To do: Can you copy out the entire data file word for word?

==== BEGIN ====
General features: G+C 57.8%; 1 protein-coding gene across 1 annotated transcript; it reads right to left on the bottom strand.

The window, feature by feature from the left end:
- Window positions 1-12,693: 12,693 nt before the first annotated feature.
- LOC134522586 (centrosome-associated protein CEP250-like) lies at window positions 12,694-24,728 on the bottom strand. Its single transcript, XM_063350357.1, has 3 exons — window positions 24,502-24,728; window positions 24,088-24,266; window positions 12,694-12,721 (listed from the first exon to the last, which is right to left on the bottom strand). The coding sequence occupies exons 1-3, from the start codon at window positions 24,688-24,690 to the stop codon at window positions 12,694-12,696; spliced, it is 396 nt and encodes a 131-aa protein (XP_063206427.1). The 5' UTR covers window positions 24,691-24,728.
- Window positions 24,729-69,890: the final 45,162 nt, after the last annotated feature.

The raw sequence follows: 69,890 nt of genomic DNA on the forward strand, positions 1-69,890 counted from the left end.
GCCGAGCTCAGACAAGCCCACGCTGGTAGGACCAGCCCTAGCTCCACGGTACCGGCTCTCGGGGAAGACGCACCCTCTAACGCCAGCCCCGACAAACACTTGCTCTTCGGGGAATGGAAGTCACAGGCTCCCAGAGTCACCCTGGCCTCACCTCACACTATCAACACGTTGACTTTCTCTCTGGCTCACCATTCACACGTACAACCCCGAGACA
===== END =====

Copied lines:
General features: G+C 57.8%; 1 protein-coding gene across 1 annotated transcript; it reads right to left on the bottom strand.

The window, feature by feature from the left end:
- Window positions 1-12,693: 12,693 nt before the first annotated feature.
- LOC134522586 (centrosome-associated protein CEP250-like) lies at window positions 12,694-24,728 on the bottom strand. Its single transcript, XM_063350357.1, has 3 exons — window positions 24,502-24,728; window positions 24,088-24,266; window positions 12,694-12,721 (listed from the first exon to the last, which is right to left on the bottom strand). The coding sequence occupies exons 1-3, from the start codon at window positions 24,688-24,690 to the stop codon at window positions 12,694-12,696; spliced, it is 396 nt and encodes a 131-aa protein (XP_063206427.1). The 5' UTR covers window positions 24,691-24,728.
- Window positions 24,729-69,890: the final 45,162 nt, after the last annotated feature.

The raw sequence follows: 69,890 nt of genomic DNA on the forward strand, positions 1-69,890 counted from the left end.
GCCGAGCTCAGACAAGCCCACGCTGGTAGGACCAGCCCTAGCTCCACGGTACCGGCTCTCGGGGAAGACGCACCCTCTAACGCCAGCCCCGACAAACACTTGCTCTTCGGGGAATGGAAGTCACAGGCTCCCAGAGTCACCCTGGCCTCACCTCACACTATCAACACGTTGACTTTCTCTCTGGCTCACCATTCACACGTACAACCCCGAGACA